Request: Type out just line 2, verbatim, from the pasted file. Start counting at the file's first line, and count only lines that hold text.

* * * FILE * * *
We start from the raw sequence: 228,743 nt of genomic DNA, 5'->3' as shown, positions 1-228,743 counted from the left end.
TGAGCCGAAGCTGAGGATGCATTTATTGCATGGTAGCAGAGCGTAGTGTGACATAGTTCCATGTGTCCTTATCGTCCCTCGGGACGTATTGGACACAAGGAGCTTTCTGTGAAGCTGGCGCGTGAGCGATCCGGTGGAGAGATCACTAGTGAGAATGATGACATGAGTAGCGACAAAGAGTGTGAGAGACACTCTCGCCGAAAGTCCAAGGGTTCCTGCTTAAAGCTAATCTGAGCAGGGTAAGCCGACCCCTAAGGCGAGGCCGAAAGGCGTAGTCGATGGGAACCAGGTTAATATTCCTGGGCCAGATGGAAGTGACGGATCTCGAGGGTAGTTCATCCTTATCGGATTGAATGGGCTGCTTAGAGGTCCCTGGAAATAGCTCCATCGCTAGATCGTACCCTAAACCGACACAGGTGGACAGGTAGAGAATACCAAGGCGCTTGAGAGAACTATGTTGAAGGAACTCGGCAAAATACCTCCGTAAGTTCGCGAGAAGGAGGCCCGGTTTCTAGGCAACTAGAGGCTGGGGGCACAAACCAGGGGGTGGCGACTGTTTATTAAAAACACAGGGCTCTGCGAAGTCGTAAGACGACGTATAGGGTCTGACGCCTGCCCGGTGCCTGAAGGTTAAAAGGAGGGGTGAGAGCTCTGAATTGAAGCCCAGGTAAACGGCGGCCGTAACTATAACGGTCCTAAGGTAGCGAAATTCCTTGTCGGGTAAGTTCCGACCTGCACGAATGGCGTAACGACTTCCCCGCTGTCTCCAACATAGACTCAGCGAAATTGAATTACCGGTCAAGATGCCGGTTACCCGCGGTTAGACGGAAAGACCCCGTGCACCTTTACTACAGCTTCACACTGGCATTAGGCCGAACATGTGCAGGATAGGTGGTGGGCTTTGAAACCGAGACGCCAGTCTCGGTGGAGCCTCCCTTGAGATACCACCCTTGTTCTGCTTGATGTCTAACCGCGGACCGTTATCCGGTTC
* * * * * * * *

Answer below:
TGAGCCGAAGCTGAGGATGCATTTATTGCATGGTAGCAGAGCGTAGTGTGACATAGTTCCATGTGTCCTTATCGTCCCTCGGGACGTATTGGACACAAGGAGCTTTCTGTGAAGCTGGCGCGTGAGCGATCCGGTGGAGAGATCACTAGTGAGAATGATGACATGAGTAGCGACAAAGAGTGTGAGAGACACTCTCGCCGAAAGTCCAAGGGTTCCTGCTTAAAGCTAATCTGAGCAGGGTAAGCCGACCCCTAAGGCGAGGCCGAAAGGCGTAGTCGATGGGAACCAGGTTAATATTCCTGGGCCAGATGGAAGTGACGGATCTCGAGGGTAGTTCATCCTTATCGGATTGAATGGGCTGCTTAGAGGTCCCTGGAAATAGCTCCATCGCTAGATCGTACCCTAAACCGACACAGGTGGACAGGTAGAGAATACCAAGGCGCTTGAGAGAACTATGTTGAAGGAACTCGGCAAAATACCTCCGTAAGTTCGCGAGAAGGAGGCCCGGTTTCTAGGCAACTAGAGGCTGGGGGCACAAACCAGGGGGTGGCGACTGTTTATTAAAAACACAGGGCTCTGCGAAGTCGTAAGACGACGTATAGGGTCTGACGCCTGCCCGGTGCCTGAAGGTTAAAAGGAGGGGTGAGAGCTCTGAATTGAAGCCCAGGTAAACGGCGGCCGTAACTATAACGGTCCTAAGGTAGCGAAATTCCTTGTCGGGTAAGTTCCGACCTGCACGAATGGCGTAACGACTTCCCCGCTGTCTCCAACATAGACTCAGCGAAATTGAATTACCGGTCAAGATGCCGGTTACCCGCGGTTAGACGGAAAGACCCCGTGCACCTTTACTACAGCTTCACACTGGCATTAGGCCGAACATGTGCAGGATAGGTGGTGGGCTTTGAAACCGAGACGCCAGTCTCGGTGGAGCCTCCCTTGAGATACCACCCTTGTTCTGCTTGATGTCTAACCGCGGACCGTTATCCGGTTC